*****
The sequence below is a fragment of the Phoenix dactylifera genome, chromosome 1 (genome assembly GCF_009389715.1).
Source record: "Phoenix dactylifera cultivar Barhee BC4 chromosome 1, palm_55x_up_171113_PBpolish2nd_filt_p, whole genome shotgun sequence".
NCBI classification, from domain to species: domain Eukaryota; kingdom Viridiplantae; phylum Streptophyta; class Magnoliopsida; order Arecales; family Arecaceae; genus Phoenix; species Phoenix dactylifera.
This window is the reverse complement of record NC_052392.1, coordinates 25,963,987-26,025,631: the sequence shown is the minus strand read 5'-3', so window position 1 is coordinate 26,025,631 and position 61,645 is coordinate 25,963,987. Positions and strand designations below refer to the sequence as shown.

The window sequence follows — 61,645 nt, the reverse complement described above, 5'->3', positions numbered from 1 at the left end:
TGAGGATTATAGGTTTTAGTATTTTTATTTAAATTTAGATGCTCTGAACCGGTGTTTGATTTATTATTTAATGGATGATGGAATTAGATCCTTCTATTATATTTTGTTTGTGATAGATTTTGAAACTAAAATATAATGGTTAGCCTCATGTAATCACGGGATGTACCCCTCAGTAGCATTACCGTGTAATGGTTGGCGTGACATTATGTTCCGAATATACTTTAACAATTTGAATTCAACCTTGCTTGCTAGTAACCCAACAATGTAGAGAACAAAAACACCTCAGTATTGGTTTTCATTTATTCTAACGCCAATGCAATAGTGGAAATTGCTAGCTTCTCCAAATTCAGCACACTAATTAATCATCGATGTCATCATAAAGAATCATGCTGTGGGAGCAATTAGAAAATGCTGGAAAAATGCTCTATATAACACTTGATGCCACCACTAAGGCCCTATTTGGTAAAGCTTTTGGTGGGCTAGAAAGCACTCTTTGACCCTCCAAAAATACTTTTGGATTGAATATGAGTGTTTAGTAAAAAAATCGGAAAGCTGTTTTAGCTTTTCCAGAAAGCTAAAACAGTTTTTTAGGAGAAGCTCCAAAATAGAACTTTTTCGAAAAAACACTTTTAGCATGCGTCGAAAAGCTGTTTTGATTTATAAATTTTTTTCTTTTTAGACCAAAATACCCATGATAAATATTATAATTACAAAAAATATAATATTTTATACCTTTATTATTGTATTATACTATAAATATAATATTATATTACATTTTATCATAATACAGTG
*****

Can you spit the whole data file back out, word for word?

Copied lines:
The sequence below is a fragment of the Phoenix dactylifera genome, chromosome 1 (genome assembly GCF_009389715.1).
Source record: "Phoenix dactylifera cultivar Barhee BC4 chromosome 1, palm_55x_up_171113_PBpolish2nd_filt_p, whole genome shotgun sequence".
NCBI classification, from domain to species: domain Eukaryota; kingdom Viridiplantae; phylum Streptophyta; class Magnoliopsida; order Arecales; family Arecaceae; genus Phoenix; species Phoenix dactylifera.
This window is the reverse complement of record NC_052392.1, coordinates 25,963,987-26,025,631: the sequence shown is the minus strand read 5'-3', so window position 1 is coordinate 26,025,631 and position 61,645 is coordinate 25,963,987. Positions and strand designations below refer to the sequence as shown.

The window sequence follows — 61,645 nt, the reverse complement described above, 5'->3', positions numbered from 1 at the left end:
TGAGGATTATAGGTTTTAGTATTTTTATTTAAATTTAGATGCTCTGAACCGGTGTTTGATTTATTATTTAATGGATGATGGAATTAGATCCTTCTATTATATTTTGTTTGTGATAGATTTTGAAACTAAAATATAATGGTTAGCCTCATGTAATCACGGGATGTACCCCTCAGTAGCATTACCGTGTAATGGTTGGCGTGACATTATGTTCCGAATATACTTTAACAATTTGAATTCAACCTTGCTTGCTAGTAACCCAACAATGTAGAGAACAAAAACACCTCAGTATTGGTTTTCATTTATTCTAACGCCAATGCAATAGTGGAAATTGCTAGCTTCTCCAAATTCAGCACACTAATTAATCATCGATGTCATCATAAAGAATCATGCTGTGGGAGCAATTAGAAAATGCTGGAAAAATGCTCTATATAACACTTGATGCCACCACTAAGGCCCTATTTGGTAAAGCTTTTGGTGGGCTAGAAAGCACTCTTTGACCCTCCAAAAATACTTTTGGATTGAATATGAGTGTTTAGTAAAAAAATCGGAAAGCTGTTTTAGCTTTTCCAGAAAGCTAAAACAGTTTTTTAGGAGAAGCTCCAAAATAGAACTTTTTCGAAAAAACACTTTTAGCATGCGTCGAAAAGCTGTTTTGATTTATAAATTTTTTTCTTTTTAGACCAAAATACCCATGATAAATATTATAATTACAAAAAATATAATATTTTATACCTTTATTATTGTATTATACTATAAATATAATATTATATTACATTTTATCATAATACAGTG